Washington has called on Russia to immediately release Nadiya Savchenko, the Ukrainian pilot who was captured in eastern Ukraine and later handed over to Russia, where she is charged with killing two Russian journalists.
U.S. State Department spokeswoman Jen Psaki said on October 29 that Savchenko's pretrial detention in Russia, which was extended this week by a Moscow court, was "an outrage" and violated Russia's commitments under the Minsk agreements.
Psaki also said Washington was "deeply concerned about new criminal charges expected to be filed" against Savchenko.
Savchenko was captured by pro-Russian separatists on June 18 near the eastern Ukrainian village of Metalist before turning up in Russian custody in early July.
Under Russian court orders, she has been held since October 10 for "psychiatric evaluation" at the notorious Serbsky Institute, a facility behind a wave of diagnoses used to lock up dissidents during the Soviet era.
In other news, UN Secretary-General Ban Ki-moon has condemned plans by pro-Russian separatists in eastern Ukraine to hold elections.
In a statement on October 29, Ban said the November 2 ballots in the Donetsk and Luhansk regions would breach the Ukrainian Constitution and national law.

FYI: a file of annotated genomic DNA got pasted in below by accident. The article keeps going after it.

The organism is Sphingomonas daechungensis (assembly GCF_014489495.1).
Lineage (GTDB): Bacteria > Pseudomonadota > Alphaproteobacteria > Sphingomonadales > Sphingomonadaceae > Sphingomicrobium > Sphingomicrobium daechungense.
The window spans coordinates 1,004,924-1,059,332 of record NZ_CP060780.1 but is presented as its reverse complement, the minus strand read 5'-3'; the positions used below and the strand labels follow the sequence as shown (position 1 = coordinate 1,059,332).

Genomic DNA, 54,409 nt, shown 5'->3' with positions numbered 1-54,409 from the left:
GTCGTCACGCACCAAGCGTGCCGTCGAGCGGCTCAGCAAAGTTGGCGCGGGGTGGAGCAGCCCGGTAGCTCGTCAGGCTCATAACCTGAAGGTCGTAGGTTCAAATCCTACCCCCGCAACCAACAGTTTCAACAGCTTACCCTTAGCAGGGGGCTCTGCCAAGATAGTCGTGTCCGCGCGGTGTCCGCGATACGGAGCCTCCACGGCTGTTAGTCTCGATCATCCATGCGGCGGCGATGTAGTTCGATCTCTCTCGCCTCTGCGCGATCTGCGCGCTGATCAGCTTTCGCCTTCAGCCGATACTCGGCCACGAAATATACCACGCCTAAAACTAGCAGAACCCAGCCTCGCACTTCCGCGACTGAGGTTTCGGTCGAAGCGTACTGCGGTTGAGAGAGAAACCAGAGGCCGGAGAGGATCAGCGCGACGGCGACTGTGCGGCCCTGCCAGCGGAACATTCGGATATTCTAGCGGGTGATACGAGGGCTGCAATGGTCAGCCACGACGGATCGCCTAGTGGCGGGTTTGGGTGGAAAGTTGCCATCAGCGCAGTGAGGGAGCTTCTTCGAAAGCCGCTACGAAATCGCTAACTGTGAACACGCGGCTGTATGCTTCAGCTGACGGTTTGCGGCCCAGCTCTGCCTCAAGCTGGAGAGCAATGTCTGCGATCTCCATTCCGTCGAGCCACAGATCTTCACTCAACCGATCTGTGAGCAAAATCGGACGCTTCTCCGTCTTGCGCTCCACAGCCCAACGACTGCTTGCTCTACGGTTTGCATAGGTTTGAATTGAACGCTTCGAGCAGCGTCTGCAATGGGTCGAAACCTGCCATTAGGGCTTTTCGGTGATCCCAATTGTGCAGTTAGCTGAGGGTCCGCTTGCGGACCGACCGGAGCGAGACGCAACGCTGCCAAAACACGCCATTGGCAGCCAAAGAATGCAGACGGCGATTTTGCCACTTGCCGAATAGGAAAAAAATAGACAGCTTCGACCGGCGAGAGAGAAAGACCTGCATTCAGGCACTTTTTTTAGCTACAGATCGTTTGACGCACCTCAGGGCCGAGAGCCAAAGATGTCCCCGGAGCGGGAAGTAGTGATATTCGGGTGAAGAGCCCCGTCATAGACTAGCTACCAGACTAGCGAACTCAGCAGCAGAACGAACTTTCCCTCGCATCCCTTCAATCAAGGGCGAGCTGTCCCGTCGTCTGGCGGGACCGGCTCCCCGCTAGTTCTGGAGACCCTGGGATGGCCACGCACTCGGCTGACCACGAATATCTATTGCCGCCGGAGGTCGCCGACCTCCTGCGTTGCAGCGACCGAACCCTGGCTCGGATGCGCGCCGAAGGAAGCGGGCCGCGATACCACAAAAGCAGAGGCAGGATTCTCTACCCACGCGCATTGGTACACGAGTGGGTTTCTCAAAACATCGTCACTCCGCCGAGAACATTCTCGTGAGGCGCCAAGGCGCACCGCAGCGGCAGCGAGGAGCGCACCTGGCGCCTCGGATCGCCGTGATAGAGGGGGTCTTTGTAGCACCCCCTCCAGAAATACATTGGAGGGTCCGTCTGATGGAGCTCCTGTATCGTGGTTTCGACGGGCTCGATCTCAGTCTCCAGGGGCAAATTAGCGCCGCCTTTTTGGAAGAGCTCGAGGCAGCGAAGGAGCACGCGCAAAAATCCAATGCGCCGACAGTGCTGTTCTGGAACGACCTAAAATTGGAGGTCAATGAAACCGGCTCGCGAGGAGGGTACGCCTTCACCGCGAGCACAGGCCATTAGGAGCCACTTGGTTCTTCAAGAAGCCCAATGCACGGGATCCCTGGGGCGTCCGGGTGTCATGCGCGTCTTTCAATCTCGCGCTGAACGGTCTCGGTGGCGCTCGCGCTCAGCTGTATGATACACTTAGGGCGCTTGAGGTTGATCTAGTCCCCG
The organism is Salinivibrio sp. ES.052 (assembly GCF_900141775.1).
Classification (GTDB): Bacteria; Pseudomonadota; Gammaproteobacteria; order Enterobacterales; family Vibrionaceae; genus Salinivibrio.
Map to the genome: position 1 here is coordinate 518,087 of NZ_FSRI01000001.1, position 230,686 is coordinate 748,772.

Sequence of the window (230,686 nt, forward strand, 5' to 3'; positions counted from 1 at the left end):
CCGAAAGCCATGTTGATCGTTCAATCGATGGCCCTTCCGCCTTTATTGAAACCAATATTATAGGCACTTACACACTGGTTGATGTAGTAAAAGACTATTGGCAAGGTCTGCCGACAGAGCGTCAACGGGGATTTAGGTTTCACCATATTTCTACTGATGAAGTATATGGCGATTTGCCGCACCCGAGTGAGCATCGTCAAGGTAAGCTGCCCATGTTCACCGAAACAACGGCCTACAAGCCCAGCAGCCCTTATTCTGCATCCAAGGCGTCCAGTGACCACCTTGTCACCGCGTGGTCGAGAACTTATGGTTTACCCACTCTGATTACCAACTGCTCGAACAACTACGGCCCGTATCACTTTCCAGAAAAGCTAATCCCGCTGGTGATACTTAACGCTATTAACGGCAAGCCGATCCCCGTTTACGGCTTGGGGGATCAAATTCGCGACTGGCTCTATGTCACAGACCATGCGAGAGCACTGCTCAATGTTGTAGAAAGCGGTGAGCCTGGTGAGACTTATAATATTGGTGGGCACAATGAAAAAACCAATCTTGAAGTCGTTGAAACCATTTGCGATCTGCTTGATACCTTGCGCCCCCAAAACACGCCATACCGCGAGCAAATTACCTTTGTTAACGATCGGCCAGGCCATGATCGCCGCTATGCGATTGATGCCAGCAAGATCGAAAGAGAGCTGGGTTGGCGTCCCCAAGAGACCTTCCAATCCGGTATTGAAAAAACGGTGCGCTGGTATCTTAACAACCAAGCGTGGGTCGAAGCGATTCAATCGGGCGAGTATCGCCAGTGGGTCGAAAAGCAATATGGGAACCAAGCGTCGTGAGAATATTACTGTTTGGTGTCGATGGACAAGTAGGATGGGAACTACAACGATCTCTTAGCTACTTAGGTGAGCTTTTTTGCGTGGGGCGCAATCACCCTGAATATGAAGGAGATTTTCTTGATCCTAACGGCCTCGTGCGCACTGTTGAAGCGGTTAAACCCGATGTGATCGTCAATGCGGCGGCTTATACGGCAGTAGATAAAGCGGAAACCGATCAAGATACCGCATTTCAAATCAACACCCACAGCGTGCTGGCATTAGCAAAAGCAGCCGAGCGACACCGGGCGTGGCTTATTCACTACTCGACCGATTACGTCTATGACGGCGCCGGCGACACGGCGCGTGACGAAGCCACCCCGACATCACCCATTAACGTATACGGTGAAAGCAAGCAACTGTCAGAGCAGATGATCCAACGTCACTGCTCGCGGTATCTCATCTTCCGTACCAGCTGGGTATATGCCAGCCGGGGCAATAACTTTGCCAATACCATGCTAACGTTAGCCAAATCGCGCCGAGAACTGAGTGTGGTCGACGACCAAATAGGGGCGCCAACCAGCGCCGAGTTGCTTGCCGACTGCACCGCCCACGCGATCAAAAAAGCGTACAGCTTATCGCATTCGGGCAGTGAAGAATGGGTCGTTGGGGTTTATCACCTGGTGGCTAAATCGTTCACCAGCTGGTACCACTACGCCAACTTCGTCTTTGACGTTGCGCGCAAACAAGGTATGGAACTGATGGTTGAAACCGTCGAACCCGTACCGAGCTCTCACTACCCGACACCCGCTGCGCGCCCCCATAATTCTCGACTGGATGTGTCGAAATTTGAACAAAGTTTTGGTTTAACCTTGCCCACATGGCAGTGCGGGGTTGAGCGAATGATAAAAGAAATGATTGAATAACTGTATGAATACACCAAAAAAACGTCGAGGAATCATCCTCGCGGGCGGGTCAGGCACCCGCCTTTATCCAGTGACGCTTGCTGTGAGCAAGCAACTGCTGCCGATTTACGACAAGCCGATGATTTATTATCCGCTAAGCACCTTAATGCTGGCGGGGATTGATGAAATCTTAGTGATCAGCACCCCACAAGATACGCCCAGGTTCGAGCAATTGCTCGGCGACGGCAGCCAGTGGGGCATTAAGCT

Ban said the elections would also "seriously undermine" the Minsk peace agreement.
The vote to elect separate parliaments in Donetsk and Luhansk was scheduled in defiance of Ukraine's parliamentary elections on October 26, which were won by pro-Western parties.
Russia, however, said it will recognize the results of the separatist-run elections.
Ukrainian President Petro Poroshenko and the European Union warned that Moscow's support for the elections could wreck chances for peace.
The United States says the separatist-run ballots are illegitimate.
Meanwhile, Poroshenko's bloc is claiming victory in the October 26 parliamentary elections.
Volodymyr Hroysman, a leader of the Petro Poroshenko Bloc, was quoted as saying on October 29 the political group was leading with support from a majority of Ukrainians.
Vitaliy Kovalchuk, also from the bloc, said it will be "the basis" of a future coalition.
With 98 percent of the ballots counted on October 29, Prime Minister Arseniy Yatsenyuk's People's Front party was leading with 22.2 percent, while Poroshenko's bloc had 21.8 percent.
But Poroshenko's bloc fared better in first-past-the-post voting, and according to election commission data, was positioned to take 133 parliamentary seats compared to 81 seats for Yatsenyuk's People's Front.
Yatsenyuk earlier suggested he is likely to continue as Ukraine's prime minister after a new government is formed.